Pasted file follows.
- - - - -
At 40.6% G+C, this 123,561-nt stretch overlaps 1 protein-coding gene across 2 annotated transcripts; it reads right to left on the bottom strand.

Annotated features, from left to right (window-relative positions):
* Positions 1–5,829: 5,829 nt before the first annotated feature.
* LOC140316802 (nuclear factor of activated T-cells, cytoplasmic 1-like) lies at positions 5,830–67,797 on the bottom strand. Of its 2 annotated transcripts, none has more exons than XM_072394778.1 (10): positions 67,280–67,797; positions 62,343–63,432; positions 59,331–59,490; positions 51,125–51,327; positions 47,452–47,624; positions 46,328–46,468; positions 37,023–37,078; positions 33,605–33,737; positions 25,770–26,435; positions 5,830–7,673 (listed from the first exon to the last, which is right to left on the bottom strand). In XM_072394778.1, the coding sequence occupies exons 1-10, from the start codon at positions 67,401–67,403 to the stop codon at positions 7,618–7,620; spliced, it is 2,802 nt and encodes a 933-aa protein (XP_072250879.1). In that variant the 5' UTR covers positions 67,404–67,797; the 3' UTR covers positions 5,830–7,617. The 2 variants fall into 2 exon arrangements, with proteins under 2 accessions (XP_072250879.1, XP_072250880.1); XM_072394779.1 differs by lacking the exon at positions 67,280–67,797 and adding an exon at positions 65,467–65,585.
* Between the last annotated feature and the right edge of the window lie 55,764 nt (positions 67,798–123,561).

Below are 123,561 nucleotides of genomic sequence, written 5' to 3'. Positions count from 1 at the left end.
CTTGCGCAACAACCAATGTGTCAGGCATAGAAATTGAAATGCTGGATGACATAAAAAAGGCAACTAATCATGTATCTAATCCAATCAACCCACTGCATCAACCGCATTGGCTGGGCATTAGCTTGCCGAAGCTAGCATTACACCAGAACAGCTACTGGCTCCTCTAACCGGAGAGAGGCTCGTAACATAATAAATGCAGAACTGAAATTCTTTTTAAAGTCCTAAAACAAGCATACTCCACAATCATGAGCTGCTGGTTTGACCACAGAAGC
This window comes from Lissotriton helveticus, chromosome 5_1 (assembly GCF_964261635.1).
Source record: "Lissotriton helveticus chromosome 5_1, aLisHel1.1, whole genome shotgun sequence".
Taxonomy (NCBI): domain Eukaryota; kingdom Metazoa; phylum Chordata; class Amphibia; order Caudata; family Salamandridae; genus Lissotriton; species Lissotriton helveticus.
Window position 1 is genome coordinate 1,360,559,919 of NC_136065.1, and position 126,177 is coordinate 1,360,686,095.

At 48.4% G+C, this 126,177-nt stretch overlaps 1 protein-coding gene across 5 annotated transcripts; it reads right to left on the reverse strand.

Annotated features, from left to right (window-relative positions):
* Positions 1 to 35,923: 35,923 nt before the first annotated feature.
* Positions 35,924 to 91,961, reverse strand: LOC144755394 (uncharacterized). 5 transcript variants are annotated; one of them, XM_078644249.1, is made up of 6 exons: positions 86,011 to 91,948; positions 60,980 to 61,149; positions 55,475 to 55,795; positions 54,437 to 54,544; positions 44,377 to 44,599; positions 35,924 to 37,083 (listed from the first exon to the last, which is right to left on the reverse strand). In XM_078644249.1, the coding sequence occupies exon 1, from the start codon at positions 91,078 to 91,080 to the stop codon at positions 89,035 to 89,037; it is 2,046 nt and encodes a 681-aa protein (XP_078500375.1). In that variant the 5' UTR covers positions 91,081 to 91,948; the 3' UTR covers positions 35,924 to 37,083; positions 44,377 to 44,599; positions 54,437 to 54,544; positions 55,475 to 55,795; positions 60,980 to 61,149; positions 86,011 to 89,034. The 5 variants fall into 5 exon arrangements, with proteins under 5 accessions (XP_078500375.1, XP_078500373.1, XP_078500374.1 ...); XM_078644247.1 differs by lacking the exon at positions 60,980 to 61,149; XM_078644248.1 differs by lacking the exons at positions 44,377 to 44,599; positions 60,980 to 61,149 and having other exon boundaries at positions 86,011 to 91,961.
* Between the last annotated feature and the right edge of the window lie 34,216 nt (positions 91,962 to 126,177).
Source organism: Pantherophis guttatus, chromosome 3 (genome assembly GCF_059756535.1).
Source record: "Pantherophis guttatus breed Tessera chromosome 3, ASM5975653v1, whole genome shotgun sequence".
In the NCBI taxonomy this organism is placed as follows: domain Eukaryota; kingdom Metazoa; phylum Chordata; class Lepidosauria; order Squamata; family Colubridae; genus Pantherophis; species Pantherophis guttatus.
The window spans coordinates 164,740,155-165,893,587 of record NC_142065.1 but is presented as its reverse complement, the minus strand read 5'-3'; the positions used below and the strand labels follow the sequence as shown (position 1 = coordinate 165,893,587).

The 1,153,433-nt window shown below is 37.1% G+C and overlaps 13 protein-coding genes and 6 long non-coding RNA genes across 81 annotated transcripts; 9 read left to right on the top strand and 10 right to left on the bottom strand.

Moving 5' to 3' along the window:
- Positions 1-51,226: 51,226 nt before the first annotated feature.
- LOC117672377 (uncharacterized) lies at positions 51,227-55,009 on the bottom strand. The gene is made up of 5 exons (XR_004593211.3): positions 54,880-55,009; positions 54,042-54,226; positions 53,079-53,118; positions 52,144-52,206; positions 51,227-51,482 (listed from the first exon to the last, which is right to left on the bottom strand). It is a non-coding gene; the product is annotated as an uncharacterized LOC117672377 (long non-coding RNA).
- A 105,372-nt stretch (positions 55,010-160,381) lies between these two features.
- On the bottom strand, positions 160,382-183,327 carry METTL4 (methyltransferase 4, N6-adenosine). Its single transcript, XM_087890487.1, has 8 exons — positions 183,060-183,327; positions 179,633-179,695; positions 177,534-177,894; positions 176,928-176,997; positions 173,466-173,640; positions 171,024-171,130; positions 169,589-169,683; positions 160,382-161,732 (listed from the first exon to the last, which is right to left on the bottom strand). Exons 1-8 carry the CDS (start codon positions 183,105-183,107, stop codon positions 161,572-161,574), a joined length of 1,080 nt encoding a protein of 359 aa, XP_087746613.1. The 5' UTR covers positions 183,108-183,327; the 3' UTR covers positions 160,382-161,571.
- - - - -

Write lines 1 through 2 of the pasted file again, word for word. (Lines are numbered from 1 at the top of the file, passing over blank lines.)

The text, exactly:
At 40.6% G+C, this 123,561-nt stretch overlaps 1 protein-coding gene across 2 annotated transcripts; it reads right to left on the bottom strand.

Annotated features, from left to right (window-relative positions):